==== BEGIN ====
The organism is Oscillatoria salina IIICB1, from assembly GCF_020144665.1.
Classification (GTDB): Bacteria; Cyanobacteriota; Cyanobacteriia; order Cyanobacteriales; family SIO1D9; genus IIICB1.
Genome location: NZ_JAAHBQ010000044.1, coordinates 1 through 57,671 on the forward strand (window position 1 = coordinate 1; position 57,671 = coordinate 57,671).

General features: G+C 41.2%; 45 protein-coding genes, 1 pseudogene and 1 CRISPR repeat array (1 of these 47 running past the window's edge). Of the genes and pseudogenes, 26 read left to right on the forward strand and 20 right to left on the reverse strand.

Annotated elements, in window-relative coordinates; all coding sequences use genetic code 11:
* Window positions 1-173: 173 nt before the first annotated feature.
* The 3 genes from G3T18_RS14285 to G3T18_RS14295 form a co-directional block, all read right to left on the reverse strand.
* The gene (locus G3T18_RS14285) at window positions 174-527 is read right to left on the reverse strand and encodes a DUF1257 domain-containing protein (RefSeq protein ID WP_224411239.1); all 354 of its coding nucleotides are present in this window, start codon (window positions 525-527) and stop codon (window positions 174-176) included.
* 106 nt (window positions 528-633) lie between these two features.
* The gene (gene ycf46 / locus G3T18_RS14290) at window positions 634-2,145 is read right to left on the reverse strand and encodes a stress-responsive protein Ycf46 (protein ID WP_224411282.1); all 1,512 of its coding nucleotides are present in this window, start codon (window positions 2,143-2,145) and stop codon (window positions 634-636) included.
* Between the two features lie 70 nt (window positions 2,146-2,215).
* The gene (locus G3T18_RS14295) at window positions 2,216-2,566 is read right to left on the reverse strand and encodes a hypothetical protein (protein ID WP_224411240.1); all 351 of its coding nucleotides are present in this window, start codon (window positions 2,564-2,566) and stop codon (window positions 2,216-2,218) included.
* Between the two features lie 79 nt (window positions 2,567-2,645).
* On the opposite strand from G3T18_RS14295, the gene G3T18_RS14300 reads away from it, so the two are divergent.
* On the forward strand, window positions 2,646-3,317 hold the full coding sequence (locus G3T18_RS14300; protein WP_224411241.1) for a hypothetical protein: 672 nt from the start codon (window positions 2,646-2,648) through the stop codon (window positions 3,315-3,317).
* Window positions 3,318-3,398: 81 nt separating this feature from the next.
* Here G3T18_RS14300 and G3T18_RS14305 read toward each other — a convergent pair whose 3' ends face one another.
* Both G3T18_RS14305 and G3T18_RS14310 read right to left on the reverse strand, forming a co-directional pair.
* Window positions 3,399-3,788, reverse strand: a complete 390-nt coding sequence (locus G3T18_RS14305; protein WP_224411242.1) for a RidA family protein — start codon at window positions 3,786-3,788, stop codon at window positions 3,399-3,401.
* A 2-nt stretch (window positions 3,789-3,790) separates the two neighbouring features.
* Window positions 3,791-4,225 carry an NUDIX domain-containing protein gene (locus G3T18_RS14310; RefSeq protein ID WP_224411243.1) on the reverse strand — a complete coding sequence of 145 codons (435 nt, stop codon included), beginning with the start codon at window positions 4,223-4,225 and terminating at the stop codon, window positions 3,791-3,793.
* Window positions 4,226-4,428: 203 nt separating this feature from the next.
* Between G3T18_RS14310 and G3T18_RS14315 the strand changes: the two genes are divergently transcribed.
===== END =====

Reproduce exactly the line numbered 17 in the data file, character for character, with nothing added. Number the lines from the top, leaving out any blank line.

* Here G3T18_RS14300 and G3T18_RS14305 read toward each other — a convergent pair whose 3' ends face one another.